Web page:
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Question:

I have just professionally seen a 22 year old diagnosed with schizophrenia two years ago and would like a reevaluation of his diagnosis. Is neuropsychiatric testing helpful since he has cognitive difficulties especially in abstract thinking and is anxious, but has no present psychotic features. Medication has been reduced by his family MD and he is improving except for cognitive difficulties according to family members and his family doctor.

Answered by: Joshua Kantrowitz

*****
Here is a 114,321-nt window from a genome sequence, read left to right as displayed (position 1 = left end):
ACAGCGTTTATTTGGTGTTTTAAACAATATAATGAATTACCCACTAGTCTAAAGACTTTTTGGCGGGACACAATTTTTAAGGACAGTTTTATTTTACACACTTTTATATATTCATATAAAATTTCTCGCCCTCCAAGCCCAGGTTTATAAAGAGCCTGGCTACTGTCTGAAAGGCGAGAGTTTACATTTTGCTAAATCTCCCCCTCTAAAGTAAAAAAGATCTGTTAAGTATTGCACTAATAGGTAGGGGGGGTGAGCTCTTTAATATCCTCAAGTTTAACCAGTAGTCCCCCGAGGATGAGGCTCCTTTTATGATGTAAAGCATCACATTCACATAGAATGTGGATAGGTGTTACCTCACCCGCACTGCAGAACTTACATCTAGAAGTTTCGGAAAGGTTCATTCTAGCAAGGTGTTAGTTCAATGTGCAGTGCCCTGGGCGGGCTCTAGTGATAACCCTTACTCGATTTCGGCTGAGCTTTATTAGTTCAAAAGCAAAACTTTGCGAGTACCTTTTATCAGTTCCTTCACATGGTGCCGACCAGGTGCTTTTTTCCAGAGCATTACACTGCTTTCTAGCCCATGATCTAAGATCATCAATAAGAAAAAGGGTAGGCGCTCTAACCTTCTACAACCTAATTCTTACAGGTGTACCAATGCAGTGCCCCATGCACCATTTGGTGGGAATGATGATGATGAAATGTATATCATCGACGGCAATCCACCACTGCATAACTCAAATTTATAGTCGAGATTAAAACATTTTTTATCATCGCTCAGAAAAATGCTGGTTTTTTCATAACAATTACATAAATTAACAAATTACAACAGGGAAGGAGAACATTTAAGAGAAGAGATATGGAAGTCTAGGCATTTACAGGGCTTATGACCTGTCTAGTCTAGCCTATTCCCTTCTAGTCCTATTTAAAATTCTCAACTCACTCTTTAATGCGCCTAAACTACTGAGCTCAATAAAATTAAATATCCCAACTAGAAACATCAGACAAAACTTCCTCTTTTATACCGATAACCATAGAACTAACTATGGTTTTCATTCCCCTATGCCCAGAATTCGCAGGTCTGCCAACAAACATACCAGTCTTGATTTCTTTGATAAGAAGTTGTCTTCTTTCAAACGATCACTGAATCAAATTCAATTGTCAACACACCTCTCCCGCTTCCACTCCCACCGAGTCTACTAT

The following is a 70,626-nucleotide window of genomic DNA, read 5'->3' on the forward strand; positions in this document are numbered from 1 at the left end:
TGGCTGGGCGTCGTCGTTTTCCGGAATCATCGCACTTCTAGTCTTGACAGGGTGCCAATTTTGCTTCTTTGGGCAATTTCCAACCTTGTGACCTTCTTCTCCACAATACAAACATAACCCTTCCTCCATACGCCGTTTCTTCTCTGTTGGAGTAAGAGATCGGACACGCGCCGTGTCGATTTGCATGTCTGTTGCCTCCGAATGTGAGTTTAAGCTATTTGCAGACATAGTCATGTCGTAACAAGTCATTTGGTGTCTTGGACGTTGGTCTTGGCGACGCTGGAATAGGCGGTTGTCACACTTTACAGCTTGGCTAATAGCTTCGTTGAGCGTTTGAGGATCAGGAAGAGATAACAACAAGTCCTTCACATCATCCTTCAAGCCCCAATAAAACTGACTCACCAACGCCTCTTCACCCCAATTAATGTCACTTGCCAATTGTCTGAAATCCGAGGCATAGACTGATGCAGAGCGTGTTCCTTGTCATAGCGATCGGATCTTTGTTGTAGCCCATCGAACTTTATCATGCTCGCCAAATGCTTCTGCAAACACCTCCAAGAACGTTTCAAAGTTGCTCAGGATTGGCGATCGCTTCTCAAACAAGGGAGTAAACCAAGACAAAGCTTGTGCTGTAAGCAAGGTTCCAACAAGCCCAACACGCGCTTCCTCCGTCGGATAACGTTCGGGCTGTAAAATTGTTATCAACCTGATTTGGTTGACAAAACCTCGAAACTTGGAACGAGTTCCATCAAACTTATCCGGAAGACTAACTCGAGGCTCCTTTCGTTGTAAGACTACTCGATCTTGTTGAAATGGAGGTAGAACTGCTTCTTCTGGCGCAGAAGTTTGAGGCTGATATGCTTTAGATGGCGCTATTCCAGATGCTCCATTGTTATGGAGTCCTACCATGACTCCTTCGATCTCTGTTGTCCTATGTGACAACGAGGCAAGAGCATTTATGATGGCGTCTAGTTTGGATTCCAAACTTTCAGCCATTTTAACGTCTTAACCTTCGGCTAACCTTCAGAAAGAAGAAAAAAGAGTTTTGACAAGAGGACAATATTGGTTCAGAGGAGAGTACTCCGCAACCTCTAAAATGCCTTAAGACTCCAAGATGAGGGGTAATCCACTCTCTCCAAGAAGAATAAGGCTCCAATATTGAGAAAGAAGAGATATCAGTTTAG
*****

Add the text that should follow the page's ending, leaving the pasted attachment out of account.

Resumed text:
The neurocognitive deficits of schizophrenia develop in the years immediately preceding onset of symptoms, and represent a primary predictor of poor long-term outcome. Prevalence of cognitive dysfunction can also be estimated using baseline data from the NIMH-funded Clinical Antipsychotic Trials of Intervention Effectiveness (CATIE) trial in which despite cognitive dysfunction not being part of the inclusion criteria, the majority of patients had profound cognitive deficits. Moreover, in this trial, a global measure of cognitive functioning was significantly correlated with negative symptoms (Reductions in normal emotional and behavioral states), but unrelated to positive symptoms, suggesting both an interrelationship between these core deficits and a relative distinction from positive symptoms. These cognitive deficits often begin pre-psychosis, and a substantial decline in IQ during adolescence is common. Once cognitive dysfunction develops in schizophrenia, it appears to remain stable and persists even during periods of relative symptom remission. Despite its clear importance, no medications are presently approved for treatment of cognitive dysfunction in schizophrenia. At the Lieber Schizophrenia Research clinic, we are researching potential new drugs and behavioral treatments for improving cognition in patients for schizophrenia, and would be happy to conduct an evaluation.